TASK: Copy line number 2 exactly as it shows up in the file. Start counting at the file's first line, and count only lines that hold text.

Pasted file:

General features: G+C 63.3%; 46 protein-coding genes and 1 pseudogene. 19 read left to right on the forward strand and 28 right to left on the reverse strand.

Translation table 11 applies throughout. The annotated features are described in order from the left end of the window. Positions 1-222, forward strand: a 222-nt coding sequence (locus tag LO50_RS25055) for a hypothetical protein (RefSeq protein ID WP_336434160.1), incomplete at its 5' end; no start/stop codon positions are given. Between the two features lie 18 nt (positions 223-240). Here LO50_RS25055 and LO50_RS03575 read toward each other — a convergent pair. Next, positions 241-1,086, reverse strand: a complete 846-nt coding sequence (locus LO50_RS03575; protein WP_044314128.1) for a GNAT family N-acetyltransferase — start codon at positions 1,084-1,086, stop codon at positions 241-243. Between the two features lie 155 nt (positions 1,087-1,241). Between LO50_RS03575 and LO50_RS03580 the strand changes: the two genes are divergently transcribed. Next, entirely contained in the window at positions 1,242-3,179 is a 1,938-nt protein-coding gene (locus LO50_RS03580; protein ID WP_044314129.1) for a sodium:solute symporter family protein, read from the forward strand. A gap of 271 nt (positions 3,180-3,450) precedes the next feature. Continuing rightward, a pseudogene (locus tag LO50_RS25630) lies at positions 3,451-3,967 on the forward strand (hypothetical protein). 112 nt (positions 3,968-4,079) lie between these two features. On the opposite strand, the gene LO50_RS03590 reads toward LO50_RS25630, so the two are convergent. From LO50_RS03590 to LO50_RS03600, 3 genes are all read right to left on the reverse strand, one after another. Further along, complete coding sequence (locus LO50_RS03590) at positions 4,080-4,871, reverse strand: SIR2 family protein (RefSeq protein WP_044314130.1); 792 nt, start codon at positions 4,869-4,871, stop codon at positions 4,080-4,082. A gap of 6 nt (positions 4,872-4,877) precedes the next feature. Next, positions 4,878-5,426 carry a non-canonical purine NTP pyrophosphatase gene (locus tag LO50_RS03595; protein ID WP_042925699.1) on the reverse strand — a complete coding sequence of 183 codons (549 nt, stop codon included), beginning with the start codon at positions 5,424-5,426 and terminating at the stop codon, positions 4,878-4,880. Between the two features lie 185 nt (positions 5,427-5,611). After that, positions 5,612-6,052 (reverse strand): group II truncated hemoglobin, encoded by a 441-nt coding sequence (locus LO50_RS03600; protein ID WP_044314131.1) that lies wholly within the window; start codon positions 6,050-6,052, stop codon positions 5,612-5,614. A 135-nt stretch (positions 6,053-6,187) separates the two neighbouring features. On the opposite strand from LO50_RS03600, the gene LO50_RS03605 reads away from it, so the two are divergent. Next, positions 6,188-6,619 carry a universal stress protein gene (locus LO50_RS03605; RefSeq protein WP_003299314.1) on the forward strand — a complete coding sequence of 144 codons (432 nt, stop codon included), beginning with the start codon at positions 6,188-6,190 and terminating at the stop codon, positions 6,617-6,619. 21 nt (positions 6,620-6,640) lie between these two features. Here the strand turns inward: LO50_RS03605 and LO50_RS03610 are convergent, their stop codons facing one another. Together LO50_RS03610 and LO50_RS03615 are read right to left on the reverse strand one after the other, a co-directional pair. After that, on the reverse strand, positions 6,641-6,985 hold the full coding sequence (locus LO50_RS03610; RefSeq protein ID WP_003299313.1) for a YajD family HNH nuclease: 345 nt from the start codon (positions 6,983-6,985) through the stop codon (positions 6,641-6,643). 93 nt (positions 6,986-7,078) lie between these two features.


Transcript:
Translation table 11 applies throughout. The annotated features are described in order from the left end of the window. Positions 1-222, forward strand: a 222-nt coding sequence (locus tag LO50_RS25055) for a hypothetical protein (RefSeq protein ID WP_336434160.1), incomplete at its 5' end; no start/stop codon positions are given. Between the two features lie 18 nt (positions 223-240). Here LO50_RS25055 and LO50_RS03575 read toward each other — a convergent pair. Next, positions 241-1,086, reverse strand: a complete 846-nt coding sequence (locus LO50_RS03575; protein WP_044314128.1) for a GNAT family N-acetyltransferase — start codon at positions 1,084-1,086, stop codon at positions 241-243. Between the two features lie 155 nt (positions 1,087-1,241). Between LO50_RS03575 and LO50_RS03580 the strand changes: the two genes are divergently transcribed. Next, entirely contained in the window at positions 1,242-3,179 is a 1,938-nt protein-coding gene (locus LO50_RS03580; protein ID WP_044314129.1) for a sodium:solute symporter family protein, read from the forward strand. A gap of 271 nt (positions 3,180-3,450) precedes the next feature. Continuing rightward, a pseudogene (locus tag LO50_RS25630) lies at positions 3,451-3,967 on the forward strand (hypothetical protein). 112 nt (positions 3,968-4,079) lie between these two features. On the opposite strand, the gene LO50_RS03590 reads toward LO50_RS25630, so the two are convergent. From LO50_RS03590 to LO50_RS03600, 3 genes are all read right to left on the reverse strand, one after another. Further along, complete coding sequence (locus LO50_RS03590) at positions 4,080-4,871, reverse strand: SIR2 family protein (RefSeq protein WP_044314130.1); 792 nt, start codon at positions 4,869-4,871, stop codon at positions 4,080-4,082. A gap of 6 nt (positions 4,872-4,877) precedes the next feature. Next, positions 4,878-5,426 carry a non-canonical purine NTP pyrophosphatase gene (locus tag LO50_RS03595; protein ID WP_042925699.1) on the reverse strand — a complete coding sequence of 183 codons (549 nt, stop codon included), beginning with the start codon at positions 5,424-5,426 and terminating at the stop codon, positions 4,878-4,880. Between the two features lie 185 nt (positions 5,427-5,611). After that, positions 5,612-6,052 (reverse strand): group II truncated hemoglobin, encoded by a 441-nt coding sequence (locus LO50_RS03600; protein ID WP_044314131.1) that lies wholly within the window; start codon positions 6,050-6,052, stop codon positions 5,612-5,614. A 135-nt stretch (positions 6,053-6,187) separates the two neighbouring features. On the opposite strand from LO50_RS03600, the gene LO50_RS03605 reads away from it, so the two are divergent. Next, positions 6,188-6,619 carry a universal stress protein gene (locus LO50_RS03605; RefSeq protein WP_003299314.1) on the forward strand — a complete coding sequence of 144 codons (432 nt, stop codon included), beginning with the start codon at positions 6,188-6,190 and terminating at the stop codon, positions 6,617-6,619. 21 nt (positions 6,620-6,640) lie between these two features. Here the strand turns inward: LO50_RS03605 and LO50_RS03610 are convergent, their stop codons facing one another. Together LO50_RS03610 and LO50_RS03615 are read right to left on the reverse strand one after the other, a co-directional pair. After that, on the reverse strand, positions 6,641-6,985 hold the full coding sequence (locus LO50_RS03610; RefSeq protein ID WP_003299313.1) for a YajD family HNH nuclease: 345 nt from the start codon (positions 6,983-6,985) through the stop codon (positions 6,641-6,643). 93 nt (positions 6,986-7,078) lie between these two features.